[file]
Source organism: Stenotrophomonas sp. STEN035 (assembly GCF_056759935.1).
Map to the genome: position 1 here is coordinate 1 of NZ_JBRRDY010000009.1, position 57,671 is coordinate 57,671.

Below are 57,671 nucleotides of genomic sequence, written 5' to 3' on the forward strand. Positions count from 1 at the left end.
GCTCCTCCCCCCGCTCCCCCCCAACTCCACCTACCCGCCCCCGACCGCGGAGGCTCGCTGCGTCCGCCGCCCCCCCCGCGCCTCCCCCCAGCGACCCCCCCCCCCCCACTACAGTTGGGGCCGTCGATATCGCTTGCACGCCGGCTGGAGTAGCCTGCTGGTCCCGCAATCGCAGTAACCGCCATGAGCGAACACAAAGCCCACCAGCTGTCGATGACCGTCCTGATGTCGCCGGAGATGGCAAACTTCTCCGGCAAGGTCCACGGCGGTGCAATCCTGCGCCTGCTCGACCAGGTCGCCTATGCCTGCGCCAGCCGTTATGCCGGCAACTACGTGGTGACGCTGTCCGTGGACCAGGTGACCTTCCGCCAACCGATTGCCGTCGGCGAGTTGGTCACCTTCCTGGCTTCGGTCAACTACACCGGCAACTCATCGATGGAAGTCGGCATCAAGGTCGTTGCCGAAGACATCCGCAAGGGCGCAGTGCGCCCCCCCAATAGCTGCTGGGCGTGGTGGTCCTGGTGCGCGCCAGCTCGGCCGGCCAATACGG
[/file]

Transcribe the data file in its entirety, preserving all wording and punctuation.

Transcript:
Source organism: Stenotrophomonas sp. STEN035 (assembly GCF_056759935.1).
Map to the genome: position 1 here is coordinate 1 of NZ_JBRRDY010000009.1, position 57,671 is coordinate 57,671.

Below are 57,671 nucleotides of genomic sequence, written 5' to 3' on the forward strand. Positions count from 1 at the left end.
GCTCCTCCCCCCGCTCCCCCCCAACTCCACCTACCCGCCCCCGACCGCGGAGGCTCGCTGCGTCCGCCGCCCCCCCCGCGCCTCCCCCCAGCGACCCCCCCCCCCCCACTACAGTTGGGGCCGTCGATATCGCTTGCACGCCGGCTGGAGTAGCCTGCTGGTCCCGCAATCGCAGTAACCGCCATGAGCGAACACAAAGCCCACCAGCTGTCGATGACCGTCCTGATGTCGCCGGAGATGGCAAACTTCTCCGGCAAGGTCCACGGCGGTGCAATCCTGCGCCTGCTCGACCAGGTCGCCTATGCCTGCGCCAGCCGTTATGCCGGCAACTACGTGGTGACGCTGTCCGTGGACCAGGTGACCTTCCGCCAACCGATTGCCGTCGGCGAGTTGGTCACCTTCCTGGCTTCGGTCAACTACACCGGCAACTCATCGATGGAAGTCGGCATCAAGGTCGTTGCCGAAGACATCCGCAAGGGCGCAGTGCGCCCCCCCAATAGCTGCTGGGCGTGGTGGTCCTGGTGCGCGCCAGCTCGGCCGGCCAATACGG